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Unformatted text preview: Chapter 1 Substituting into the equation gives Chapter 2
WWW“ + 3ny + (20: 2 2m + (5,6 + 24m, + (a2 + 3,32 — 20: + 245 + 5m 2 0, To eliminate the U3 and ﬂy terms, let a 2 1 and x3 2 —4. Then the new equation is Section 2.1 “I: + 30w ‘ 44” = 0 d’Alembert’s formula (2.1.8), Letting y' 2 lg; it follows that 'u I . = 319 , so 'u + v : r 2 441) = D. 1 “a
J5 y y vs; II I; y um, t) 2 [51“! + eT—C‘] + f sin .9 d5
.7: 26 —ct 1 E 1 a: at —c.! 1 as (e + e ) — 2—6: {cos{:c + ct) — cos(:1: — ct)} ‘
l 2 e” cosh(ct) + E sin(:1:) sin{ct). 2.1.3. The speed of the wave is c = T/p and the left hand edge of the disturbance begins
at 11/2 — a. So the time it takes for the disturbance to travel to the position of the ﬂea, 1/4, 15
M : Jp/TUM _ a). C 2.1.6. If ct < a, then for any a: the length of the interval (3 — ct, a: + ct) is less than that of
the interval (2mm), and therefore the intersection of these intervals has length at most 2ct.
Thus u(m, t) g % 2 t for all 3:. But at :E 2 0 the interval (as—ct, $+ct) 2 (—ct, ct) is a subset
of (2:141), so the length of the intersection is exactly 2st. Hence u(0, t) 2 t 2 maxi. u{m,t). On the other hand, if ct 2 a, then the length of the intersection is at most 2:1, so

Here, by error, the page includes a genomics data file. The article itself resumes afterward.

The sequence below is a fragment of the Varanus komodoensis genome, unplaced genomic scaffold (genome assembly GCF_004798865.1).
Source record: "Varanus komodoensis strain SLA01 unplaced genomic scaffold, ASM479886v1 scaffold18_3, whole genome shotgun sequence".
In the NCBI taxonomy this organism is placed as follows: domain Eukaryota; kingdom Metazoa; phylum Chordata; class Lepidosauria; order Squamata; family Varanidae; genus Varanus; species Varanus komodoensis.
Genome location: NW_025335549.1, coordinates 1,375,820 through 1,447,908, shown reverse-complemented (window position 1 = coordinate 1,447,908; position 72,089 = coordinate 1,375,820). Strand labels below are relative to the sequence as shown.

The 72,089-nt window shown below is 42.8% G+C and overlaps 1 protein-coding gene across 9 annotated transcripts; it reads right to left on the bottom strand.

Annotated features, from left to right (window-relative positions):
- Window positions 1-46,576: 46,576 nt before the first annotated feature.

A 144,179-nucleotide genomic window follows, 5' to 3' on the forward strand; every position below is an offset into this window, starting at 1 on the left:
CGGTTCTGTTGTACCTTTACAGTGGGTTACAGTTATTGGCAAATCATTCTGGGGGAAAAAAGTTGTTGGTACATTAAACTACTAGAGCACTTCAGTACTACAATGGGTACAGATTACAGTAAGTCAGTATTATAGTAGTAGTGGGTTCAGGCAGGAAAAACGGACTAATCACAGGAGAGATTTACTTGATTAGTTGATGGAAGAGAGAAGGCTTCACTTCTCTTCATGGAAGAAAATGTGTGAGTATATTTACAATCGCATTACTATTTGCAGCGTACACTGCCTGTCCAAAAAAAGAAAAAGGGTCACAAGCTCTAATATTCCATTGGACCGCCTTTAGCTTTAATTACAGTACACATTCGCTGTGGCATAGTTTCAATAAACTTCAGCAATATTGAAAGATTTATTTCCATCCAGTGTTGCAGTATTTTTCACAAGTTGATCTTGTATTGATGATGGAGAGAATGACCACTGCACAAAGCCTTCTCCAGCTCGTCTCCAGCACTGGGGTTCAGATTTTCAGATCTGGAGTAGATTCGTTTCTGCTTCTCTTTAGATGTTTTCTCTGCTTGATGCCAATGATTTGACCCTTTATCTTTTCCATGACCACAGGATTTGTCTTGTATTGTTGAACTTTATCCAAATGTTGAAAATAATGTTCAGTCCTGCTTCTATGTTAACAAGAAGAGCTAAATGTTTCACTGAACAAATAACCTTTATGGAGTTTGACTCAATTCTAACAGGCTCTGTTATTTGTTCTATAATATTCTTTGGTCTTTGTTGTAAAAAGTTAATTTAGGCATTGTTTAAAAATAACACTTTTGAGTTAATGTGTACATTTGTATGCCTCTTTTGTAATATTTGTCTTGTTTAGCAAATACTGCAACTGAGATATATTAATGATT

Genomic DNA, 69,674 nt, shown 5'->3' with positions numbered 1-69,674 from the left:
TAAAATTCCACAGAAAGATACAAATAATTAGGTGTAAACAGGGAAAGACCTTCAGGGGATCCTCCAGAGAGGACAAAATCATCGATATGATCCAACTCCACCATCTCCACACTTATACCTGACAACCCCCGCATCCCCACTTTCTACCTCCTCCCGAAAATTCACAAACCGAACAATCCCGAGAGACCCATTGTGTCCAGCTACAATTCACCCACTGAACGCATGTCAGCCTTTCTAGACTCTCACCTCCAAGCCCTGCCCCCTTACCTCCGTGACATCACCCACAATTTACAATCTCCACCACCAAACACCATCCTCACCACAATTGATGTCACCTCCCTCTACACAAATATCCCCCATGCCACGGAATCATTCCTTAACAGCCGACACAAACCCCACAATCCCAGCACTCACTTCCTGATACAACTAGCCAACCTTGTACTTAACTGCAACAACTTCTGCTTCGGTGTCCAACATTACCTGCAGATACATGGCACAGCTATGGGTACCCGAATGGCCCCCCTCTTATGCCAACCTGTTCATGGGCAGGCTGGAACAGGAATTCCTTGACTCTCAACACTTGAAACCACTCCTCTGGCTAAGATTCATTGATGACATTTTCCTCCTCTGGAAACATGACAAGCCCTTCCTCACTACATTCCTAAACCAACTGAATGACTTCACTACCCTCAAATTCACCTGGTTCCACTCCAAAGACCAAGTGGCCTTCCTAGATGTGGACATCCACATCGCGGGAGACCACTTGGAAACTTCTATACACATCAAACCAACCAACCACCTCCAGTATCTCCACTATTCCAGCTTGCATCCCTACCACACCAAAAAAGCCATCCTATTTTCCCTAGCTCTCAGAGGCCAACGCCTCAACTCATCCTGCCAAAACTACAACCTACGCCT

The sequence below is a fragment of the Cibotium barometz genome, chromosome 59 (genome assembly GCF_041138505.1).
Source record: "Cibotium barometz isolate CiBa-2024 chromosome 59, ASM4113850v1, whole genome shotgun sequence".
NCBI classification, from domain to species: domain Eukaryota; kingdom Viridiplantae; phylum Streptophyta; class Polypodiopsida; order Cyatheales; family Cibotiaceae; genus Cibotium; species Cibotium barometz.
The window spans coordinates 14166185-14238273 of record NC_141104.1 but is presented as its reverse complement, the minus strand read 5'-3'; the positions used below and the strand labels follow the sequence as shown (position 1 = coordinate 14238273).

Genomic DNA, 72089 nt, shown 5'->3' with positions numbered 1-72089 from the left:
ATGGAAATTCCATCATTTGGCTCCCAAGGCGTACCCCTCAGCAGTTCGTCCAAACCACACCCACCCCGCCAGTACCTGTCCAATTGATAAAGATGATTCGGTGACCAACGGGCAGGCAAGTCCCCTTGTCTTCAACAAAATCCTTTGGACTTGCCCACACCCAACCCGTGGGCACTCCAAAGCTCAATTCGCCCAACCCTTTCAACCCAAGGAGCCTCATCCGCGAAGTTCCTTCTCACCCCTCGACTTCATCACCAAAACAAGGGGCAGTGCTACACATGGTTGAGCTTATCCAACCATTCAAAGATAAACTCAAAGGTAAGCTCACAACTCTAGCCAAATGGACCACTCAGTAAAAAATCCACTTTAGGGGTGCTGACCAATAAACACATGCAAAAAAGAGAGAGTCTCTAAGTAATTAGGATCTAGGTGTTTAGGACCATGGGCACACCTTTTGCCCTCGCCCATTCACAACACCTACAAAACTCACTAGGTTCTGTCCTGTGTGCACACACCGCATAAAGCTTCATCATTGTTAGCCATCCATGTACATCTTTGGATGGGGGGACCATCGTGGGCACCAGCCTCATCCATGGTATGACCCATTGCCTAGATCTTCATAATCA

u(m,t) : % for all (1:. Since this maximum length is attained when a: 2 0. it follows that u(0,t) 2 E = maxI u($, t). So C w 3 t < 9
i maxu{a:,t) 2 { a_ > 9":
c  c' 5 2.1.8. (a) Applying the product rule gives “u, 2 Tu, + u and er, 2 run. + 2c... Thus . 2
I “u” 2 TU“ 2 c2 (mu.r + 2a,.) 2 c v". 2.1.9. Factoring the operator yields (61. + (9,)(6m — 46;)” 2 0. Set ’U 2 11¢ — 411,. Then
or, +0: = 0, so 1) 2 Ma: 2 t) and ur — 4a: 2 Ma: — t). One solution of this equation is f{:c — t),
where f’(s) 2 %h(s). The general solution of the homogeneous equation um — 4m 2 0 is
g(4:c + t), so u(m,t) = f(:r — t} + 9(411: +15). Chapter 2 Chapter 2 The initial conditions imply ﬂz) +g(4.1;) = 332 and —f’(a:) +g'(4:r) = em. Differentiating the Thus ﬁrst equation leads to the system f’lw) + 4y’(4w)
—f’(w) + 9143) Solving this gives f’(m) = get — is” and g’(4:1:) = gm + gem. Thus f(1:) = $2 — is”, and J
l
l
l
l 11.71 T 0!er : C2 (alff _ 2arﬁrfr _ aﬁnfr + a£ﬂf12fﬂ+ {alf _ (half1)). 23: ex. 1 3 5 9,05) = 11—03 + %le4u SO 9(3) = ﬁ5 + 438‘”. The solution is therefore Section 2.3
l 4 1 4
,t=_ _t2#_:4 ___4 2 _s+t/4
“(E ) 5(E ) 58 + 20( m +t) + Se 2.3. The maximum is u{0,0) =1 and the minimum is u(1,T) = —2kT.